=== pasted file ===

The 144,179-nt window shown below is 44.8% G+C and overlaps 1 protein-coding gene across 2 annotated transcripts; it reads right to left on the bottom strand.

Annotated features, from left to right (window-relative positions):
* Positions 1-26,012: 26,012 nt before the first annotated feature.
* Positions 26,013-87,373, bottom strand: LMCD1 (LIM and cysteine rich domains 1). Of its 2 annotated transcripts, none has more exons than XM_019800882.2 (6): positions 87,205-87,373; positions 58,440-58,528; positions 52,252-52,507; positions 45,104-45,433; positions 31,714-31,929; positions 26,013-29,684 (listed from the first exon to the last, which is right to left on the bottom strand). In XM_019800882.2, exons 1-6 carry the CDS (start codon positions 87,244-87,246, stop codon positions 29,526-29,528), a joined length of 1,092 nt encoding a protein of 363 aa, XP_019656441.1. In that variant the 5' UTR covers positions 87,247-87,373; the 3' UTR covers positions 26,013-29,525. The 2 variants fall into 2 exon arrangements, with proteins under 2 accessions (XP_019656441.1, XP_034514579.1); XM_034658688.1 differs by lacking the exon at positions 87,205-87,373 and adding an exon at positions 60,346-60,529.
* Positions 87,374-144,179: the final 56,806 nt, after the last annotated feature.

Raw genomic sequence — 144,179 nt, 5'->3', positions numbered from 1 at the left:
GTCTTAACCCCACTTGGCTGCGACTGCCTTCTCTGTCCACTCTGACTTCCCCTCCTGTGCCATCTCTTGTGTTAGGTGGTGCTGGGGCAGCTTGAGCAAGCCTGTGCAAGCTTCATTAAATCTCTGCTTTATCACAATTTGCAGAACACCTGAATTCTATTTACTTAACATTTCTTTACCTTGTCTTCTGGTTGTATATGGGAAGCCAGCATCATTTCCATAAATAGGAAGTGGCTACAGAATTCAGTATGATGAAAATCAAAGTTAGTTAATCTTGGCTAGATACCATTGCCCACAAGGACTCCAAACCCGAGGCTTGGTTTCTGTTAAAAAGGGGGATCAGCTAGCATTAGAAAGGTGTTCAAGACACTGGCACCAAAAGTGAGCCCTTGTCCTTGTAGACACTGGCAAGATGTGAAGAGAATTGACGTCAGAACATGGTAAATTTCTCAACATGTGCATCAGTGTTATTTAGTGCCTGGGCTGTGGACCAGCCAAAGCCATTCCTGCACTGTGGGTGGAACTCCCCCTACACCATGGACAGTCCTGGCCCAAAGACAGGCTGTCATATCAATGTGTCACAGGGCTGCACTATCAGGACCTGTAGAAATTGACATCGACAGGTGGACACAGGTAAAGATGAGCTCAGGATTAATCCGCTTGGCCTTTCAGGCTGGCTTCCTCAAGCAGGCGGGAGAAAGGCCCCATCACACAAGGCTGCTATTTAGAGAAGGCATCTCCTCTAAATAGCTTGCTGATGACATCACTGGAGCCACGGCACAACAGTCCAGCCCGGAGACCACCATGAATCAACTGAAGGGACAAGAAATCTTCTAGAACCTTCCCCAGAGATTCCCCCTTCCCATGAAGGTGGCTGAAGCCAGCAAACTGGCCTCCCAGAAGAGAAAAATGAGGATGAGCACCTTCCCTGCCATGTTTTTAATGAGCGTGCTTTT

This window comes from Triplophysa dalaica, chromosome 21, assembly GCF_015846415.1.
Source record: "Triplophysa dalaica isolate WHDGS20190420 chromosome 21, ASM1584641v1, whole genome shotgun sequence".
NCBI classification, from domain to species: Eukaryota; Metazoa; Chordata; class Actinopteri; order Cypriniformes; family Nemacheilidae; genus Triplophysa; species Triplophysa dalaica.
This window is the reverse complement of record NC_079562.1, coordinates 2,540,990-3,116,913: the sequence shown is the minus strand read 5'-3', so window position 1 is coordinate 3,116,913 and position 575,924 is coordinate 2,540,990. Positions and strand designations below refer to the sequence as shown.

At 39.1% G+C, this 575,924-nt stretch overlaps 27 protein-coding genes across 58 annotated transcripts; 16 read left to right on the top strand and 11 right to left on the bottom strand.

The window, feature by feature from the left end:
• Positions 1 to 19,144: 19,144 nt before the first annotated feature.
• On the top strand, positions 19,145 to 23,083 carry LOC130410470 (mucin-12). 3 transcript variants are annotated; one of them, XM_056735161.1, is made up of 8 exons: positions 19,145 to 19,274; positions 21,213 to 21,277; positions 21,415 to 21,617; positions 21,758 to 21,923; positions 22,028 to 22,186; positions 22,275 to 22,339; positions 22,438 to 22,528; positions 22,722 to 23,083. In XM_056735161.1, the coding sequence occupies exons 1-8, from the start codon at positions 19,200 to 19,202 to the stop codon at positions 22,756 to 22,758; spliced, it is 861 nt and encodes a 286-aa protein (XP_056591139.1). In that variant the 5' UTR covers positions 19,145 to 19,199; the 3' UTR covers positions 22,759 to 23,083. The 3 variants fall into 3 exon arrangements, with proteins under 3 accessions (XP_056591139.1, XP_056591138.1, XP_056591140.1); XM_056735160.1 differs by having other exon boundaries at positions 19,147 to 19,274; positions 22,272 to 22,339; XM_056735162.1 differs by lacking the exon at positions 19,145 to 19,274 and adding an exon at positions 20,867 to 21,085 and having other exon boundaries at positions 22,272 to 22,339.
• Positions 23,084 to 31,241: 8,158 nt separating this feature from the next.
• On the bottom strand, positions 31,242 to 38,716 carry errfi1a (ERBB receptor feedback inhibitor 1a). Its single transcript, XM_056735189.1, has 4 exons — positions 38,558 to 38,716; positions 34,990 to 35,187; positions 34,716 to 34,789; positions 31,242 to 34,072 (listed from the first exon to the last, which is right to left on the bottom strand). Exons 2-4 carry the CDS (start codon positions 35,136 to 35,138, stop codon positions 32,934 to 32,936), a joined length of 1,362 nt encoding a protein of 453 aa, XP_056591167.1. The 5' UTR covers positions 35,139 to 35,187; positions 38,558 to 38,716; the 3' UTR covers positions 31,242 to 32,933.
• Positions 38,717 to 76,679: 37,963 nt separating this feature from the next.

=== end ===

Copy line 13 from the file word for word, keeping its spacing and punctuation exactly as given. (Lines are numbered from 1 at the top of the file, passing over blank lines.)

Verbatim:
The window, feature by feature from the left end: